Charlie was born and raised in Chicago, and his mom listened to the blues all the time- so his passion began at a very early age: “I always had a feel for it,” says Charlie and with his Dad playing the blues harp- at aged seven, it was clear which way Charlie was heading as he would sing along!
Playing the guitar was a little more stressful for Charlie at first but (Charlie’s) sister had a musician boyfriend named Jimmy Radcliff. One day he caught Charlie playing his guitar. Charlie recalls that ”he was very angry at first but then asked if I wanted to learn and he let me keep playing and I did so for months until there was only one string left !”
Charlie’s first break came through Chicago bandleader/guitarist Buddy Scott, mentor to many blues artists on the scene today.
When fellow blues artists Liz Mandeville interviewed Charlie- this is how she explains it:
“Charlie was walking down 43rd Street with the guitar in a case on his back. Buddy was leaning on a car out on the street. Buddy Scott said, “Hey is that a guitar?” At
First, Charlie was hesitant to engage with the stranger, as people can be unpredictable and he didn’t know if Buddy might try to take the guitar or something. But Buddy was persistent, he insisted Charlie show him what he could play. So finally Charlie got out his guitar and started playing a Tyrone Davis song. But when it came to the chord change Buddy said: “No that ain’t right.” And he showed Charlie how the song was played. Then Buddy invited Charlie to come out and sit in with his band and that led to his first gig. “It was 59th and Halsted,” Charlie said, “snow all over the place, but I was so happy! I got to play and I got paid $10!”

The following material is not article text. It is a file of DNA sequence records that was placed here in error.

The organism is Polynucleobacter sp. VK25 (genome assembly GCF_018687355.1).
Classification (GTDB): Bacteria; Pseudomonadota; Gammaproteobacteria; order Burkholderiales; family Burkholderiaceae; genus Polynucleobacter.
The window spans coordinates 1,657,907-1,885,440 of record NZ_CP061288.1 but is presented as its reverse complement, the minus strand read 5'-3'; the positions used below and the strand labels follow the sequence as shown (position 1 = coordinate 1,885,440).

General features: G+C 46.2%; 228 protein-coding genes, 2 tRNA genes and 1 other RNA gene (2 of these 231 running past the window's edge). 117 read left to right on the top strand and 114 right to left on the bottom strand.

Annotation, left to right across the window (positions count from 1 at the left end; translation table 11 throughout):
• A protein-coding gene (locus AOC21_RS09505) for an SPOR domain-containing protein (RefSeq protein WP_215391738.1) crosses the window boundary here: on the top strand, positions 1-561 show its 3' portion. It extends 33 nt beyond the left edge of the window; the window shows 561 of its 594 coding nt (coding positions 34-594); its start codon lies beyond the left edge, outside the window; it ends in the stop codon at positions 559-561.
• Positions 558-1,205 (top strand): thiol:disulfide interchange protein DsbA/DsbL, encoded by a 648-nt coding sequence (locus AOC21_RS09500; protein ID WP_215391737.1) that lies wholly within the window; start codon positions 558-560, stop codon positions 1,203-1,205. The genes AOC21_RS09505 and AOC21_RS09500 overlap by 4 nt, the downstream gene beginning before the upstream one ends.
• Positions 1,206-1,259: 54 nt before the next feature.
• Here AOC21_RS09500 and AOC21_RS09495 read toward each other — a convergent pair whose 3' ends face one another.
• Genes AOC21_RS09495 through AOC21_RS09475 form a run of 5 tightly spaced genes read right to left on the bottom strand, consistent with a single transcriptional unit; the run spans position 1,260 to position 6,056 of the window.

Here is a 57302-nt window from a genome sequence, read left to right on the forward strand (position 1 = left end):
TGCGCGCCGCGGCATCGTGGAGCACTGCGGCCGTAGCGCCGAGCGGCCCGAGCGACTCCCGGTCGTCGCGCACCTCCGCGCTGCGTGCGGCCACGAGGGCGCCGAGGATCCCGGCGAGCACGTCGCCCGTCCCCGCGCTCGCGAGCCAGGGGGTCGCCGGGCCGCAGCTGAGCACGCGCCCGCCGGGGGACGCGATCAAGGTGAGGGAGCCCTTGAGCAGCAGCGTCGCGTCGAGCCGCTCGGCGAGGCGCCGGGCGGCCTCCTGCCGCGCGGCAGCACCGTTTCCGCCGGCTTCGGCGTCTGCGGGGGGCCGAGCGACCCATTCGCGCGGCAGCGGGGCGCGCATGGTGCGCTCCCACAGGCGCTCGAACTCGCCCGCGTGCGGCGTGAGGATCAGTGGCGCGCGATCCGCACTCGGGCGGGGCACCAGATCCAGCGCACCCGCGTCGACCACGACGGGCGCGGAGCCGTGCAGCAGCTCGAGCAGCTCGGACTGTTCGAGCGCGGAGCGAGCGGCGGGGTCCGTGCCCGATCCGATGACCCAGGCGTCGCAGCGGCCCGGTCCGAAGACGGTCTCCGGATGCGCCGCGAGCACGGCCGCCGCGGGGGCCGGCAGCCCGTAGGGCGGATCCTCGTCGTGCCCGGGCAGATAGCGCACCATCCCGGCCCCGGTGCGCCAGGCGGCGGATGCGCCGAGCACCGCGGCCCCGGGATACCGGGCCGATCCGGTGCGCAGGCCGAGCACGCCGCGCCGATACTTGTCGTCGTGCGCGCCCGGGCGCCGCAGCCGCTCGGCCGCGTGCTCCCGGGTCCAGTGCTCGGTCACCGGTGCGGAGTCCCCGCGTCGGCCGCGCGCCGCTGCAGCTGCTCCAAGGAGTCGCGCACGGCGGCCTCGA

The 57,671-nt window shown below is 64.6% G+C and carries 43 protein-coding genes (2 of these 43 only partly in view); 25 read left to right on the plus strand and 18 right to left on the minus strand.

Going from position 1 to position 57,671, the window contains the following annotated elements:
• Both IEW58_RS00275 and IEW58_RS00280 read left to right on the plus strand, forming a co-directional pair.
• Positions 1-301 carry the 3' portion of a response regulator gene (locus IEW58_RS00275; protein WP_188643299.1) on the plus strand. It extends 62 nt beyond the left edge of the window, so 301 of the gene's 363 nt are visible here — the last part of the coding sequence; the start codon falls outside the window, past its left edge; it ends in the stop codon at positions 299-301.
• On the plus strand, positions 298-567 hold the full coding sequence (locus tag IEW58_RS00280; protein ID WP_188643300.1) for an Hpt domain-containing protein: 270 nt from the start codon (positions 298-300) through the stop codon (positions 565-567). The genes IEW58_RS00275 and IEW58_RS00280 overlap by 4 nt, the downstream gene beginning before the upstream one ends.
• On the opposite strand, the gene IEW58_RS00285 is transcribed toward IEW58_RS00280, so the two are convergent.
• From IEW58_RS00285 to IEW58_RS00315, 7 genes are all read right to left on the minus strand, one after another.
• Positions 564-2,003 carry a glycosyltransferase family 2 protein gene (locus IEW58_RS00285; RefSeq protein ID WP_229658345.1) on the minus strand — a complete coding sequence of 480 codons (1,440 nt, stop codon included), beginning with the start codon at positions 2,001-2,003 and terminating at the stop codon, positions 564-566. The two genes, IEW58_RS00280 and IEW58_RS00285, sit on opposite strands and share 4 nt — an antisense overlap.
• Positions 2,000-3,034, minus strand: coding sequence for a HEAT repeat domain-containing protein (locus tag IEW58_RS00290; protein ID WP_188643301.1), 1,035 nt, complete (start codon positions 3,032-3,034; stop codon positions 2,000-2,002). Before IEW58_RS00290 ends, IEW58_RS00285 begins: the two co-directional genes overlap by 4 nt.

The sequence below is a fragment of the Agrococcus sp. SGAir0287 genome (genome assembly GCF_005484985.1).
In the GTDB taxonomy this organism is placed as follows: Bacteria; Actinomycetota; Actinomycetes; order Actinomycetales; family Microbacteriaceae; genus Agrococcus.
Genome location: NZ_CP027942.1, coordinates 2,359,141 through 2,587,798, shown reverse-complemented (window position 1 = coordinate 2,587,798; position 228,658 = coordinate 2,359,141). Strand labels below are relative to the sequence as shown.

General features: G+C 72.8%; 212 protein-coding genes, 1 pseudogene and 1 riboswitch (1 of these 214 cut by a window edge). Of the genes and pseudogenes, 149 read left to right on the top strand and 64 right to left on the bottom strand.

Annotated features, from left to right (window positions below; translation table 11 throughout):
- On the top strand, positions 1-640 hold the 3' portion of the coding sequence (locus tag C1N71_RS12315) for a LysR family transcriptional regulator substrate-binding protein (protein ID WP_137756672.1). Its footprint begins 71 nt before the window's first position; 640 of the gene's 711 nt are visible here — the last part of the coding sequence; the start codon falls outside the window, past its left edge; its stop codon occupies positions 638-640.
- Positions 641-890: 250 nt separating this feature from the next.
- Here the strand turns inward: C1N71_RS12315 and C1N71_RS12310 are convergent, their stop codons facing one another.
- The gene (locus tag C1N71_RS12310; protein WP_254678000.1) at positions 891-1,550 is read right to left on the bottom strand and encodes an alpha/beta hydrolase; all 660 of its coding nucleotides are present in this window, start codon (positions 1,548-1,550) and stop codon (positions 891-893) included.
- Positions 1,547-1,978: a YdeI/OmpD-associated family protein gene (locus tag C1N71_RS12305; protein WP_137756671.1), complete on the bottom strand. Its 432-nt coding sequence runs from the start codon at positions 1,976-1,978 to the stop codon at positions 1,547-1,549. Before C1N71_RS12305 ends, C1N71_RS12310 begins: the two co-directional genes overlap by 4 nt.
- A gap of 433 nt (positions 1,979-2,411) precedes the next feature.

Charlie then had a longstanding gig with Buddy Scott’s band and played every Fri and Sat night at Lee’s Unleaded Blues, 7401 Chicago Avenue – for almost 6 years!
Liz goes on to describe Charlie’s story:
“Finally, one night Charlie met bandleader, Casey Jones, on a show at Roberts 500 Club. Charlie was singing one of Casey’s songs, “Please Mr Blues.” Casey heard him singing and told him “That’s my song, you can’t sing that!” Charlie said, “I’m sorry I didn’t know that was your tune, who are you?” Casey said, “I’m Casey Jones and that’s my song!” Charlie has such a great attitude and laid back demeanour that pretty soon Charlie was invited to jam on Casey’s weekly gig at the Kingston Mines.
The people at the Mines responded wildly to Charlie’s energetic show, “everybody was up on the dance floor, it was a mess!” So that led to Charlie being a regular guest and soon he’d been hired to play every Monday night. It happened the night Sam Goode went out during the break and didn’t come back. “Who’s going to play his show?” everyone was asking, “I’m not playing his show and my show!” was Casey’s answer. “Well, I’ll play it!” Charlie said and he proceeded to light that club on fire! Doc Pellegrino, who owns the Mines, recognized a winning talent and soon had hired Charlie to play with Casey’s band full time.
Charlie played with Casey Jones Band for a long time, but he wanted to do his own music, have his own show. He’d gotten tired of being a sideman and one night he was talking to the drummer, Vernon Rogers, about quitting the band to strike out on his own. “Don’t quit!” advised Vernon, “Talk is that they’re gonna offer you your own night, so don’t quit!” Charlie took the drummer’s advice and that very next Monday night Doc asked Charlie to bring his own band in the following Sunday and be the opener. Pretty soon he was there five nights a week. “
Charlie has one CD to his credit, So Happy I Could Cry, available at his shows. He is also a featured artist on two tracks for the compilation CD on the Severn Label titled Chicago Blues Harmonica Project: More Rare Gems. The album features the late Little Arthur Duncan, Harmonica Hinds, Reginald Cooper, Big D and other Chicago blues harp players. A photo of Charlie blowing harp graces the CD cover.
Charlie has also performed at the Durban International Blues Festival in Durban South Africa and has remained a good friend to not only the organizers- but to Durban Blues Fans- and will “ perform “ in the 2020 festival again.